Same thing is happening with FFXIII. So there’s a strong indication that the game transcends its linearity. Whether or not this is true, or whether the press is just slavering over the Final Fantasy name, remains to be seen.
Lewis B wrote a great article about freedom in game worlds. While he was focused predominantly on MMOs, a lot of what he felt was missing in terms of player self-direction could easily be ascribed to offline games as well. Of course, no one – including Lewis – would advocate that every game become an open world extravaganza; there’s a place for linearity and freedom. But in RPGs, westerners, at least, tend to like freedom, or at least the implication of it. Dragon Age, after all, isn’t exactly “free” the way Lewis uses the term. You can choose your destinations and you have options as to the manner in which you solve challenges or deal with people. But there is an underlying structure, which allows the creators to tell a coherent story.
Player choice is always a hot-button issue in development. The more license you give a player, the greater the possibility that the player messes up your game: either its story or some other mechanic. The less license you give, the more control you have over the experience, but players might not want that. The concept of “linearity” and player choice are essentially the same thing. In the case of FFXIII, Square decided that it had a specific story to tell, a story it wanted to tell in a specific order, so it made the game linear. But most classic JRPGs of my youth were linear; the only times I wasn’t moving forward in Phantasy Star were those times when I didn’t know what to do next. There was only one way to go, it just looked open.
I’ve tried a few JRPGs recently – Eternal Sonata, Xenosaga, The Last Remnant – none of them held me. I’m not sure if it was the linearity or the repetition – another difference between Western and JRPGs is that combat in the latter tends to be heavily choreographed and requires you to watch the same (often lengthy) animations again and again. Actually, this is something FFXIII is supposed to change, bringing in a new tactical battle system that most reviewers are saying is the high point of the game. And I’ve also tried some western RPGs lately: Dragon Age, Fallout 3, Mass Effect 2. And you know what? I kind of drifted away from those as well. I’m not sure why. The last RPG that really and truly grabbed me by the balls and refused to let go was Morrowind, and that was a long time ago.
Does the fact that I’ve not recently been hooked by any RPG, linear or nonlinear, mean that I’m just losing my taste for the format? Whatever happened to that little boy who played through Phantasy Star 2 without ever referring to the included tip guide? Who tried again and again to reach the town of Hauksness in Dragon Warrior, failing at least 37 times but always trying again because getting to that town would be a great coup for a character of my level and I’d be able to buy kickass weapons and armor? I finally did make it, you know. Does anyone else remember Hauksness? The town’s destroyed. It’s a smoking hole in the ground. All that time I’d been struggling to get there, visions of sugarplums (or vorpal swords) dancing in my head, and once I got in the place was trashed. But I never regretted it because it turned out that those 37 attempts were essentially grinds that got me to the level I ought to have been at to reach Hauksness in the first place. In a way, my Hauksness expedition, mounted long before I was ready to take it on, was a rebellion against the linearity of the JRPG. And the JRPG snapped me right back into place.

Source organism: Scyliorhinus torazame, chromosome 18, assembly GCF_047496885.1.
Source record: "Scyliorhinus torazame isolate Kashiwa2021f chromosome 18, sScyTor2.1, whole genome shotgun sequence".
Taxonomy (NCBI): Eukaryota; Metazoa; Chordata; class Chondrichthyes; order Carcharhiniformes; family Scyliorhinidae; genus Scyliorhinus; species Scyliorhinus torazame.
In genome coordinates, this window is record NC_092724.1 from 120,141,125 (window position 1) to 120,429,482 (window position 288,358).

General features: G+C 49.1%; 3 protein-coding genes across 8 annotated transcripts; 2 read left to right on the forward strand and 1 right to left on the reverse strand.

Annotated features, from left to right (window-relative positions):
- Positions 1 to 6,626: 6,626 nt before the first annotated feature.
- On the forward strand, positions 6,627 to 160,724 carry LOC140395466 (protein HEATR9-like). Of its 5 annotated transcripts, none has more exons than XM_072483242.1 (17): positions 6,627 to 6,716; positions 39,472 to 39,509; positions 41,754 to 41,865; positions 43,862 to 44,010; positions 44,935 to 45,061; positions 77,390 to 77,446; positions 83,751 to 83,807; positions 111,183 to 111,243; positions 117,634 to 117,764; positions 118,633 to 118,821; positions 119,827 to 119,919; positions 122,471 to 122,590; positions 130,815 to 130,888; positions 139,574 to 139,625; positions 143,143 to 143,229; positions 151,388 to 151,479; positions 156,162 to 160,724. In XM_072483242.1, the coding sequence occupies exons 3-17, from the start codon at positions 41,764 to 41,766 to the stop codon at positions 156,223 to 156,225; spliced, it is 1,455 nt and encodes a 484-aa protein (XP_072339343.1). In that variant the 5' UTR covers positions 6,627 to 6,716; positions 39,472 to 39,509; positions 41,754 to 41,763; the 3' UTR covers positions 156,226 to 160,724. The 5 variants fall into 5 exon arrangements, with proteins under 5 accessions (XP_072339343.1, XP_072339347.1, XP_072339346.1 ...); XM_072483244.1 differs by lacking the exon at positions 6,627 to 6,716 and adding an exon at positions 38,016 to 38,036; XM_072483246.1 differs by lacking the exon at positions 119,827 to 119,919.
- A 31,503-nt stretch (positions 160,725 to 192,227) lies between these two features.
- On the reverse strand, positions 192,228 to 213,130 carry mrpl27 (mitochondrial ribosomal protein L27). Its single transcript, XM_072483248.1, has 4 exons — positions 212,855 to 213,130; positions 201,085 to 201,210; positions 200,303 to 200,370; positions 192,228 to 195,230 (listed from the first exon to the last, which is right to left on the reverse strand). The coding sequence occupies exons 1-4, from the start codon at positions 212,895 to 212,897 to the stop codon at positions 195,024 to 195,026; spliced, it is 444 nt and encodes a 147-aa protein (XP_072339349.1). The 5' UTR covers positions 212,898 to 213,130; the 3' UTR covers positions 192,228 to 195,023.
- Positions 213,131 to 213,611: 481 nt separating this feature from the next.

Meanwhile there were moments in Fallout 3 where I’d just stare at the wasteland thinking, “Where the heck do I go now? I’ve got, like, fifteen bottle caps and a xylophone. I have no bullets, nothing to shoot them out of even if I did, few hit points, no health packs. They’ve created a world where I can go anywhere, but if I do I’ll die.” Later, when my immediate equipment problems had been solved, I’d sometimes think, “Okay, now what? I have 48 sidequests and six missions associated with the Find Liam Neeson story arc.” It was an embarrassment of riches, and it sort of froze me.
Final Fantasy XIII sits in the passenger seat of my car, waiting for work to end. Doesn’t that mean that life is kind of linear? Wake up, shower, shave, dress, work, leave, home, dinner, sleep, wake up, shower, shave… It’s almost like every day is the same dream. At least in videogames, be they linear or nonlinear, I have the opportunity to live a slightly more interesting life than the one we’ve got here.
Great article Matt. Where do you find the time to play all these epics? Show me! I demand to know!
I haven’t played many of the old RPGs never mind the recent slew of new ones, in fact, the last RPG I played was… Final Fantasy VI on my DS and I found it a real chore. I was led to believe its storyline was up there with Planescape: Torment. HA! Haha. Ha.
I’m so out of touch with the modern RPG that I’m not sure what my taste would be like now.
How often have you actually thought like your character in a videogame RPG?
This is an interesting point to me. As someone who has played table top RPGs for 30 years now, one of the things I like about RPGs is occupying new characters and trying to think like them during the game based on their concept, background, what’s happened, etc.
I try to do the same things in computer RPGs. It’s harder to do for a variety of reasons. First, you don’t create your background. To some extent, in most of these games, a background is created for you. You are also limited by the choices presented to you.
As is well know (at least ’round these here parts) that in most RPGs your choices boil down to: (A) Yes, I’ll rescue your kitten from the tree; (B) You want that kitten out of the tree? How much money you got?, or (C) I will kill your kitten, eat its head and then rip your still beating heart from your chest. So, it’s good, mercenary, and evil. Often times, I’d like to play a character a little more complex whose response to a situation wouldn’t fall in any of those three buckets.